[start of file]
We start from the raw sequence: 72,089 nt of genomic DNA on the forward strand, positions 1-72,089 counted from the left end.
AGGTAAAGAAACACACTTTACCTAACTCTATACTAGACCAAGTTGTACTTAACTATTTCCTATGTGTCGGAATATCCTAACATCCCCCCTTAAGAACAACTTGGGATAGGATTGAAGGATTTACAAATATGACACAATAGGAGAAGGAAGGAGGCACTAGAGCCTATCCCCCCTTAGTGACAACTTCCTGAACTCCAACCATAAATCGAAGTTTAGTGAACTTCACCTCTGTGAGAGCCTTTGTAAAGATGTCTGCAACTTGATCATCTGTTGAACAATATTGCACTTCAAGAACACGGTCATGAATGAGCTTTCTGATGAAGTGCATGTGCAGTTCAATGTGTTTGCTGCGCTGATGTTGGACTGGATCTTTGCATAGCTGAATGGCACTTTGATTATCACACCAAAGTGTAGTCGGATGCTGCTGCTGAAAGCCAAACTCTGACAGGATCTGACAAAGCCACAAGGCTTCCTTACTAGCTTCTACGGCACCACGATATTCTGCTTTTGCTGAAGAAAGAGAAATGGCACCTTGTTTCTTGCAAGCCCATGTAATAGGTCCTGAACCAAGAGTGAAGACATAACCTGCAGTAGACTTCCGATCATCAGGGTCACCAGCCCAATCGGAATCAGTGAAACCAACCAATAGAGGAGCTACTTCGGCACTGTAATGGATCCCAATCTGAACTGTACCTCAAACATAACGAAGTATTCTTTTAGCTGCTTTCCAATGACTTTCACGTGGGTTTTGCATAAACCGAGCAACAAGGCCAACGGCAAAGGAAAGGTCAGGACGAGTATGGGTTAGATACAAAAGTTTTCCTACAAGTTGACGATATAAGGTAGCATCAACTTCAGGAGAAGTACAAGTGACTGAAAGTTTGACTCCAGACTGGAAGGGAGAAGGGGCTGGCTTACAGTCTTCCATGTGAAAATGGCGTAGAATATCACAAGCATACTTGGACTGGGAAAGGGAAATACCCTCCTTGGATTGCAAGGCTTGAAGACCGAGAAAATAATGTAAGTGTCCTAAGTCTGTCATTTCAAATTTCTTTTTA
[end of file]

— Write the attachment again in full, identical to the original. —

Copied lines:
We start from the raw sequence: 72,089 nt of genomic DNA on the forward strand, positions 1-72,089 counted from the left end.
AGGTAAAGAAACACACTTTACCTAACTCTATACTAGACCAAGTTGTACTTAACTATTTCCTATGTGTCGGAATATCCTAACATCCCCCCTTAAGAACAACTTGGGATAGGATTGAAGGATTTACAAATATGACACAATAGGAGAAGGAAGGAGGCACTAGAGCCTATCCCCCCTTAGTGACAACTTCCTGAACTCCAACCATAAATCGAAGTTTAGTGAACTTCACCTCTGTGAGAGCCTTTGTAAAGATGTCTGCAACTTGATCATCTGTTGAACAATATTGCACTTCAAGAACACGGTCATGAATGAGCTTTCTGATGAAGTGCATGTGCAGTTCAATGTGTTTGCTGCGCTGATGTTGGACTGGATCTTTGCATAGCTGAATGGCACTTTGATTATCACACCAAAGTGTAGTCGGATGCTGCTGCTGAAAGCCAAACTCTGACAGGATCTGACAAAGCCACAAGGCTTCCTTACTAGCTTCTACGGCACCACGATATTCTGCTTTTGCTGAAGAAAGAGAAATGGCACCTTGTTTCTTGCAAGCCCATGTAATAGGTCCTGAACCAAGAGTGAAGACATAACCTGCAGTAGACTTCCGATCATCAGGGTCACCAGCCCAATCGGAATCAGTGAAACCAACCAATAGAGGAGCTACTTCGGCACTGTAATGGATCCCAATCTGAACTGTACCTCAAACATAACGAAGTATTCTTTTAGCTGCTTTCCAATGACTTTCACGTGGGTTTTGCATAAACCGAGCAACAAGGCCAACGGCAAAGGAAAGGTCAGGACGAGTATGGGTTAGATACAAAAGTTTTCCTACAAGTTGACGATATAAGGTAGCATCAACTTCAGGAGAAGTACAAGTGACTGAAAGTTTGACTCCAGACTGGAAGGGAGAAGGGGCTGGCTTACAGTCTTCCATGTGAAAATGGCGTAGAATATCACAAGCATACTTGGACTGGGAAAGGGAAATACCCTCCTTGGATTGCAAGGCTTGAAGACCGAGAAAATAATGTAAGTGTCCTAAGTCTGTCATTTCAAATTTCTTTTTA